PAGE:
Saturday, June 6, 2009


The past couple of days have seen some of the veils lifted from congressional health care reform proposals.

In the Senate, the Health, Education, Labor and Pensions Committee is now circulating a 171 page draft of its proposed bill. In the House, the Energy and Commerce Committee (one of three House committees with health care legislative responsibilities) is close to releasing its own version, with some details already being publicly discussed.

Neither bill contains big surprises (although both include proposals certain to infuriate various groups), and neither deals in any detail with reform funding issues.

The Senate bill, from the ailing Senator Ted Kennedy’s HELP Committee, includes the expected public plan provision—an expansion of Medicare, but one in which providers would be paid ten percent above standard Medicare rates—along with requirements for individuals to have insurance (with subsidies for lower-income individuals) and for businesses to provide employee coverage or pay a fee to the government. The bill provides standards for guaranteed issue and rating of insurance, and provisions for helping states establish insurance exchanges (referred to as health benefit gateways). It also proposes expansion and some standardization of Medicaid, and provides for a new long-term care program, Community Living Assistance Services and Supports (under the heading of the CLASS Act!).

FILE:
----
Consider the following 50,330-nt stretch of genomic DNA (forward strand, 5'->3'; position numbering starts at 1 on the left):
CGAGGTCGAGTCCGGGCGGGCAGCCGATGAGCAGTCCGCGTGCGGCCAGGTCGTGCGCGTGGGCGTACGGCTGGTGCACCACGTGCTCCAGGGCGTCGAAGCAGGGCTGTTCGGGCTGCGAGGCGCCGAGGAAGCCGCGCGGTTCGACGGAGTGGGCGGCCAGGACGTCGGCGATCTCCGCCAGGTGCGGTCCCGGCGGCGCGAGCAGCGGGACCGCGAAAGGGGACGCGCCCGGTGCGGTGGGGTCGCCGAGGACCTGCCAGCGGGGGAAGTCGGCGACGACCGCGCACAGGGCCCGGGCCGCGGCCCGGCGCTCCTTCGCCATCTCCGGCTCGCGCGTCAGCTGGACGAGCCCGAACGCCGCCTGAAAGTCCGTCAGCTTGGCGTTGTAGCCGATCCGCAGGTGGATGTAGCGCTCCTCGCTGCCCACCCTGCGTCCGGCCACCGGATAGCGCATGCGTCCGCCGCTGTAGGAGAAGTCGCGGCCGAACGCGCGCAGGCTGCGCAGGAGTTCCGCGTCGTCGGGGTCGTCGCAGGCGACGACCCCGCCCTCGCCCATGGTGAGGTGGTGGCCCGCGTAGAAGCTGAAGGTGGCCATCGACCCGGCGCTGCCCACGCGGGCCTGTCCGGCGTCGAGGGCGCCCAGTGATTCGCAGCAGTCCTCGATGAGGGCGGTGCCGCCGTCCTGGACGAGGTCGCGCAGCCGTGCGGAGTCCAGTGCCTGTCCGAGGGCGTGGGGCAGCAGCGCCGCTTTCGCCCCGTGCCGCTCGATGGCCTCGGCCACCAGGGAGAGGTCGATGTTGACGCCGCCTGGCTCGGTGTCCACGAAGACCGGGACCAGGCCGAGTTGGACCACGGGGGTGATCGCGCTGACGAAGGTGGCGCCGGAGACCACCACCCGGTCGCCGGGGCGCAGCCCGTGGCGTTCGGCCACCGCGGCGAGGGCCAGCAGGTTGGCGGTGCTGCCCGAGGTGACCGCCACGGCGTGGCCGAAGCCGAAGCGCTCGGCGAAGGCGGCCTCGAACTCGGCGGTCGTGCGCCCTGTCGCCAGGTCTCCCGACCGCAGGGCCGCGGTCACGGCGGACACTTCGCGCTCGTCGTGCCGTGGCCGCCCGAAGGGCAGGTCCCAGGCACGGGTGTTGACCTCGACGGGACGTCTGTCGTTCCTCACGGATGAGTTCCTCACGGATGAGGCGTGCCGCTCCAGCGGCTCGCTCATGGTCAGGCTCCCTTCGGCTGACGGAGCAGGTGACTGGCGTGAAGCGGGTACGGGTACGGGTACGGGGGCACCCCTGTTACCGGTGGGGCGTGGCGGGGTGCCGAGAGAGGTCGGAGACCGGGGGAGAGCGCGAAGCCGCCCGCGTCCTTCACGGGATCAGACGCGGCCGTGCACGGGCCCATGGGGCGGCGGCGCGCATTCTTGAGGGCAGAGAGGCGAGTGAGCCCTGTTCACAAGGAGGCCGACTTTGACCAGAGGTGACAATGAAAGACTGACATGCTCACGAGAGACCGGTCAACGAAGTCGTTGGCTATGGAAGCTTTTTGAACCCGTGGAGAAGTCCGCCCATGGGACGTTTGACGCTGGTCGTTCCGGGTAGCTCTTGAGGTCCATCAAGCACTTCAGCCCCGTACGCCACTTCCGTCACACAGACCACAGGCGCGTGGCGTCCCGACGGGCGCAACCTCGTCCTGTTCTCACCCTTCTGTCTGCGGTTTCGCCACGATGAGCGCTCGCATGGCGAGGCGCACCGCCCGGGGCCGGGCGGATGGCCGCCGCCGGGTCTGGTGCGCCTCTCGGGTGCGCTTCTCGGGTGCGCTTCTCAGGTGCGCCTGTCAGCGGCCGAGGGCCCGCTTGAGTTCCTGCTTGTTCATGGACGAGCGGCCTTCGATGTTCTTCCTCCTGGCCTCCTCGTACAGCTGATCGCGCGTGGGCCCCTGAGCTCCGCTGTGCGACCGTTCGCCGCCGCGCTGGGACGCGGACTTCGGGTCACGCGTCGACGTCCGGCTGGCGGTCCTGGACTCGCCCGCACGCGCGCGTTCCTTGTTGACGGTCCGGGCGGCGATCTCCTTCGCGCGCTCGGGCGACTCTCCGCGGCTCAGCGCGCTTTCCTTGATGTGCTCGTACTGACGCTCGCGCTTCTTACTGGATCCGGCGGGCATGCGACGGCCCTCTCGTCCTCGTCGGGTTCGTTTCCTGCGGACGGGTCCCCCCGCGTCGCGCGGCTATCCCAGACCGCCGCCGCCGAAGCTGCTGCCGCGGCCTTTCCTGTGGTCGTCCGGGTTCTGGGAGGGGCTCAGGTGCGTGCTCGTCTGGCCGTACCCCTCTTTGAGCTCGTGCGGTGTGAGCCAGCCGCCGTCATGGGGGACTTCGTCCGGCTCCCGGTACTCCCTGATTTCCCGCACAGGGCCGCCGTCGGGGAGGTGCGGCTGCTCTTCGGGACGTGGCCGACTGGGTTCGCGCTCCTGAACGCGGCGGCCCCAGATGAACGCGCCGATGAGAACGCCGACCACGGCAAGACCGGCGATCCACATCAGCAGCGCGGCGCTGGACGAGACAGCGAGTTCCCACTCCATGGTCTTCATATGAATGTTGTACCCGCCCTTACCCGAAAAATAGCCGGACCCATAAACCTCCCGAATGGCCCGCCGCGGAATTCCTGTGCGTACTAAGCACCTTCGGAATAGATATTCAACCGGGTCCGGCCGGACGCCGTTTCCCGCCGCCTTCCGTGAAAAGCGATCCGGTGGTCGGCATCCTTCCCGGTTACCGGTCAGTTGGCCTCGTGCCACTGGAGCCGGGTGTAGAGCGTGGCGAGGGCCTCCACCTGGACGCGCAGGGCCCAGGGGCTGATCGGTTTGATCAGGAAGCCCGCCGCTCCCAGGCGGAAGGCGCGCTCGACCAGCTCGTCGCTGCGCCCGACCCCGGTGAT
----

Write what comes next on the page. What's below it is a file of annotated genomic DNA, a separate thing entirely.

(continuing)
The House bill, from Representative Henry Waxman’s committee, is expected to include many provisions similar to those of the HELP bill, including requirements for individuals to purchase insurance and for employers to help cover the cost, for establishment of insurance exchanges, and similar insurance market rules to the HELP bill. The big unknown—until a draft becomes available in the next few days—is the approach to a public plan.

An equally big unknown is the shape of the draft Finance Committee bill, with Democrats and Republicans still battling over the public plan issue, but other details (insurance market reform, individual and employer responsibility, insurance exchanges) looking likely to parallel the other bills. The even bigger question, though, for Senate Finance is: how to pay for it all?

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